A low-cost wireless endoscope camera: a preliminary report
J. M. Lazarus, M. Ncube
African Journal of Urology
Background Technology currently used for surgical endoscopy was developed and is manufactured in high-income economies. The cost of this equipment makes technology transfer to resource constrained environments difficult. We aimed to design an affordable wireless endoscope to aid visualisation during rigid endoscopy and minimally invasive surgery (MIS). The initial prototype aimed to replicate a 4-mm lens used in rigid cystoscopy. Methods Focus was placed on using open-source resources to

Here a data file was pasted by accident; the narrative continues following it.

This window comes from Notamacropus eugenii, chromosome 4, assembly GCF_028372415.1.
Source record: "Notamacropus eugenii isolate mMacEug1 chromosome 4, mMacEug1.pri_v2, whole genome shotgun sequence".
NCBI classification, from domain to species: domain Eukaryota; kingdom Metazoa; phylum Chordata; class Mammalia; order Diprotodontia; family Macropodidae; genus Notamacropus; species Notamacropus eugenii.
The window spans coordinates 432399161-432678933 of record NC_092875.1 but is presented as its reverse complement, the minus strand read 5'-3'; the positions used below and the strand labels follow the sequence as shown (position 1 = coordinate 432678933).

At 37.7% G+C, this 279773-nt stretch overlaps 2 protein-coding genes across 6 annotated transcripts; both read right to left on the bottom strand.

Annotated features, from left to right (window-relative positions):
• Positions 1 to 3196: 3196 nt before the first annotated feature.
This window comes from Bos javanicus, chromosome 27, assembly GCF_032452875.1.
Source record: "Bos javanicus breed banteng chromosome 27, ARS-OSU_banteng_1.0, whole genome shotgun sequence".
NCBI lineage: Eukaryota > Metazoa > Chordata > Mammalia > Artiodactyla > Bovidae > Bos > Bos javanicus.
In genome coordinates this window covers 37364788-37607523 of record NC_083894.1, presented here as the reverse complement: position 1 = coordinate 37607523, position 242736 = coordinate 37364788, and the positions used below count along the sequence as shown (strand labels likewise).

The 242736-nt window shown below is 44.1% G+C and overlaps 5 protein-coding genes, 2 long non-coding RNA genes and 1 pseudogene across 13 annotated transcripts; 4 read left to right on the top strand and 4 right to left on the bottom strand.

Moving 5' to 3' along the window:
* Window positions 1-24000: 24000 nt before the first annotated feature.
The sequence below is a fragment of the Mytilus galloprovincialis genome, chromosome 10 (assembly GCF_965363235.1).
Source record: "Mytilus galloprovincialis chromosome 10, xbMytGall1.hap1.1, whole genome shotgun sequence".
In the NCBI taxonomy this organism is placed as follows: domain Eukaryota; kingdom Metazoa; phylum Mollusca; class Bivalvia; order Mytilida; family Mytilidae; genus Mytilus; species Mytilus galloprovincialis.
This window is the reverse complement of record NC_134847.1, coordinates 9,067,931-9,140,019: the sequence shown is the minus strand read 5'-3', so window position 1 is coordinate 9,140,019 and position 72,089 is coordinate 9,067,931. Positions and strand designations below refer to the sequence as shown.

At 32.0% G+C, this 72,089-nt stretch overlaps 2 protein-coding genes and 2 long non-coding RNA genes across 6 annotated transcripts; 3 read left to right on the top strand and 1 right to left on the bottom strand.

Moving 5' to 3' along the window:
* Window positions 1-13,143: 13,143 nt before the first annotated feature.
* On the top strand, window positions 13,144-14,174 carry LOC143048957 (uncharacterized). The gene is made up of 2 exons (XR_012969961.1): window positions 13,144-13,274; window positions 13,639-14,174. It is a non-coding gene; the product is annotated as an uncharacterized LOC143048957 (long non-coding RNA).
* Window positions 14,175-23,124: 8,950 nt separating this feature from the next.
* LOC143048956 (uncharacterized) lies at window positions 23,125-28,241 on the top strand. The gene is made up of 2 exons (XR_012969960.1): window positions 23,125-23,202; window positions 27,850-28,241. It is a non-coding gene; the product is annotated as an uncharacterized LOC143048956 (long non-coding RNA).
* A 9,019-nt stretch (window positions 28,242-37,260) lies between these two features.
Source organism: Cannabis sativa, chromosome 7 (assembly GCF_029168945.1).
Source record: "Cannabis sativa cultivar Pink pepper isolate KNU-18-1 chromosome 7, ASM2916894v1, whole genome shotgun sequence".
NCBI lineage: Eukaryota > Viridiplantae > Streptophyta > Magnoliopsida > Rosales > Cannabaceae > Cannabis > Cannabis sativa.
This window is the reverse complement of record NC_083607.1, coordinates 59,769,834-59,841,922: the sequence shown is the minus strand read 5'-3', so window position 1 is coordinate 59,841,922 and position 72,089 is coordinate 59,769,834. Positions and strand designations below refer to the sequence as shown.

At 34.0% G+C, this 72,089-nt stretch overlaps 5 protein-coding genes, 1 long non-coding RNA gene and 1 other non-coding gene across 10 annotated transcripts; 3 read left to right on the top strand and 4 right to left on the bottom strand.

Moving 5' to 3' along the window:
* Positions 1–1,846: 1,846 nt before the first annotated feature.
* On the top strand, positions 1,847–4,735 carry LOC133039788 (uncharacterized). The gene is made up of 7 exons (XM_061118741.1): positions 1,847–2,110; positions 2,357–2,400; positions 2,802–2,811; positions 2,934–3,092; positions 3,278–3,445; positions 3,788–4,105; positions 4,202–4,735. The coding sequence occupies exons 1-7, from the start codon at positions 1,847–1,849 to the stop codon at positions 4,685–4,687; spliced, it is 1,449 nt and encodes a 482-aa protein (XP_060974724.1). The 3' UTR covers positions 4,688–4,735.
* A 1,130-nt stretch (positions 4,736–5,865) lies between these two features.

... the wireless endoscope to significantly lower the cost and make the device accessible for resource-constrained settings. An off the shelf miniature single-board computer module was used because of its low cost (US$10) and its ability to handle high-definition (720p) video. Open-source Linux software made monitor mode ("hotspot") wireless video transmission possible. A 1280 × 720 pixel high-definition tube camera was used to generate the video signal. Video is transmitted to a standard laptop computer for display. Bench testing included latency of wireless digital video transmission. Comparison to industry standard wired cameras was made including weight and cost. The battery life was also assessed. Results In comparison with industry standard cystoscope lens, wired camera, video processing unit and light source, the prototype costs substantially less. (US$ 230 vs 28 000). The prototype is light weight (184 g), has no cables tethering and has acceptable battery life (of over 2 h, using a 1200 mAh battery). The camera transmits video wirelessly in near real time with only imperceptible latency of < 200 ms. Image quality is high definition at 30 frames per second. Colour rendering is good, and white balancing is possible. Limitations include the lack of a zoom. Conclusion The novel wireless endoscope camera described here offers equivalent high-definition video at a markedly reduced cost to contemporary industry wired units and could contribute to making minimally invasive surgery possible in resource-constrained environments.